Clinton, Sanders the focus of first Democratic debate
At the two public watch parties held on campus Tuesday night, students generally said they felt the first Democratic debate covered the most important issues. Even so, students were divided on whether former Secretary of State Hillary Clinton or Vermont Sen. Bernie Sanders won the debate.
The University’s chapter of the College Democrats and Students for Sanders both held watch parties for Thursday’s debate, which aired on CNN. In addition to Clinton and Sanders, the two Democratic frontrunners, former Maryland Gov. Martin O’Malley, former Virginia Sen. Jim Webb and former Rhode Island Gov. Lincoln Chafee also participated.
The College Democrats’ watch party filled two large auditoriums in the Ford School of Public Policy, while a Students for Sanders event drew about 40 students to an apartment off-campus for pizza and drinks.
Aaron Kall, director of the University’s debate program, said he thought Clinton gave the best overall performance. He added that he thought the Democratic debate was less contentious than the Republican one, with far less negativity and back-and-forth between candidates.
“They wanted it to be more of a discussion on the issues and substance as opposed to the more personality contrast between the different candidates,” he said.
Public Policy senior Max Lerner, chair of the University’s chapter of College Democrats, said the Democratic debate was more productive compared with the Republican debate because of the smaller number of people on stage.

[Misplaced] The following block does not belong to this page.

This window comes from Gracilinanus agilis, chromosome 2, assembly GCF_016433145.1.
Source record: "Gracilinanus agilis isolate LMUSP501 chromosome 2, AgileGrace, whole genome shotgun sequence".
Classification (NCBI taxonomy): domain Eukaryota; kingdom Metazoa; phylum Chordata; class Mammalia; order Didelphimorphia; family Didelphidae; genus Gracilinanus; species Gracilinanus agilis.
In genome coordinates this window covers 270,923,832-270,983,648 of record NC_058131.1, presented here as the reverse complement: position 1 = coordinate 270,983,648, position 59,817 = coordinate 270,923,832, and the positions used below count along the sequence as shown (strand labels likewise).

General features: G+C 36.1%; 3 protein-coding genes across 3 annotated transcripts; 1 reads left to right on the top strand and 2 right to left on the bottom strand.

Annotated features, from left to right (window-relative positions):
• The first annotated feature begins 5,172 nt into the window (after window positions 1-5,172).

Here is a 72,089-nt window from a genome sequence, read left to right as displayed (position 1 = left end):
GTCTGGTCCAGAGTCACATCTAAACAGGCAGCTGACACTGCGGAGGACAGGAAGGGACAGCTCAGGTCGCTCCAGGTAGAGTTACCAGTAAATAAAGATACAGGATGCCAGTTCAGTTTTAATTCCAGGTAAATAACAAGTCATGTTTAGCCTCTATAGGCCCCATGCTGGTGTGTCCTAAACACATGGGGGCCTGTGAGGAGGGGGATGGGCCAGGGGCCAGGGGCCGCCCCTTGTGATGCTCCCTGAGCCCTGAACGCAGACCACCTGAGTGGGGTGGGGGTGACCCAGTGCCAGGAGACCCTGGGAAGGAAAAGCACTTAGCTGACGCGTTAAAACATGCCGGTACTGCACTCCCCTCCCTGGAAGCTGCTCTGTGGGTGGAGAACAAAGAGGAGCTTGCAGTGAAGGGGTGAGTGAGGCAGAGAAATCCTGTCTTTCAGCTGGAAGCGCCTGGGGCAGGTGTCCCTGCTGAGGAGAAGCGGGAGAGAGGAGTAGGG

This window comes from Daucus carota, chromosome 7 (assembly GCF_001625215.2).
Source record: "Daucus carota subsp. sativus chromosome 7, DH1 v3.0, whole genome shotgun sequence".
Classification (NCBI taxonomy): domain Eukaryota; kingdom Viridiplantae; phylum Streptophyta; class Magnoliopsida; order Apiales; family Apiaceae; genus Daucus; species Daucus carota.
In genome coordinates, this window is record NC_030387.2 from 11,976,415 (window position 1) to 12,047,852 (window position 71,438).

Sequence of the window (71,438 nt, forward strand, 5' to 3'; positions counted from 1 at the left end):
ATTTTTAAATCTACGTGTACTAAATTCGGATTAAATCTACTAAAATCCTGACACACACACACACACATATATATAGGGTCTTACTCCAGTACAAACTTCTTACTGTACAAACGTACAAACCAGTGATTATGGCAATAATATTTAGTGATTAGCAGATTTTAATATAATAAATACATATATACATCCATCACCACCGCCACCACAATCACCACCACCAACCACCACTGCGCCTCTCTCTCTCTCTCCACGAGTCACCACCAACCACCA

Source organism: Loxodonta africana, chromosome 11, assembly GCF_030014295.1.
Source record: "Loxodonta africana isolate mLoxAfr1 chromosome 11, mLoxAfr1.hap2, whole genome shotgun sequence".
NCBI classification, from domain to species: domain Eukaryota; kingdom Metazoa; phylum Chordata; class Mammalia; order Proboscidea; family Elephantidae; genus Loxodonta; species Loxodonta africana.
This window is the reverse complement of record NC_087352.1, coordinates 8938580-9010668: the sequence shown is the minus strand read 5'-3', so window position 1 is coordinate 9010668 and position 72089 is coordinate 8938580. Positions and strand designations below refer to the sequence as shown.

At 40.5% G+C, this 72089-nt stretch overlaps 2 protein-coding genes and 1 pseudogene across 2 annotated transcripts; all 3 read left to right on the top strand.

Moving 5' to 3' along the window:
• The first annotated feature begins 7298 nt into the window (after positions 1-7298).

“I think not having a clown show of 10 or 11 different candidates actually allows us to dive deeper into the issues, and I think we’re going to have a stronger nominee because of it,” he said.
Public Policy senior Cody Giddings, chair of the College Republicans, wrote in an e-mail interview that the smaller Democratic field allowed the moderator to address a more diverse array of topics compared to the previous two Republican debates, but felt foreign policy should have received more attention.
“The debate was somewhat interesting to watch and covered a few important issues,” he said. “I look forward to seeing the rest of the debates throughout the campaign season and I hope that republicans and democrats can come together to address some the very hard issues we will all face moving forward.”
Sanders and Clinton both stressed the importance of an affordable college degree, but they disagreed on how much of a student’s tuition should be funded through taxes.
Sanders said a college degree today is equivalent to what a high school degree was 50 years ago, and therefore should be available for every student regardless of his or her family’s income.
“What we said 50 years ago and 100 years ago is that every kid in this country should be able to get a high school education regardless of their income,” Sanders said. “I think we have to say that is true for everybody going to college.”
Students applauded when Sanders added that taxes on “Wall Street speculation” — or risky financial transactions — would fund those degrees.
Clinton supports tuition-free public colleges. However, her plan would require students with aid to work at least 10 hours a week to help fund their education. Clinton’s plan would also allow all students with debt to refinance in order to lower interest rates.
“My plan would enable anyone to go to a public college or university tuition-free,” she said.
Kall said the discussion on college affordability failed to elaborate on funding mechanisms and the feasibility of the proposed education policy reforms and said he expected more discussion about the likelihood of such a bill passing through a Republican-controlled Congress.
“I thought there would be some more discussion about the affordability of it,” Kall said. “Exactly how it’s going to be paid for, if there are going to be other programs that were cut to pay for it.”
Last July, the University’s Board of Regents increased tuition by 2.7 percent for in-state students and 3.7 percent for out-of-state students. Overall, base tuition for LSA students has increased 60 percent for in-state students and 55 percent for out-of-state students from 2005 to 2014.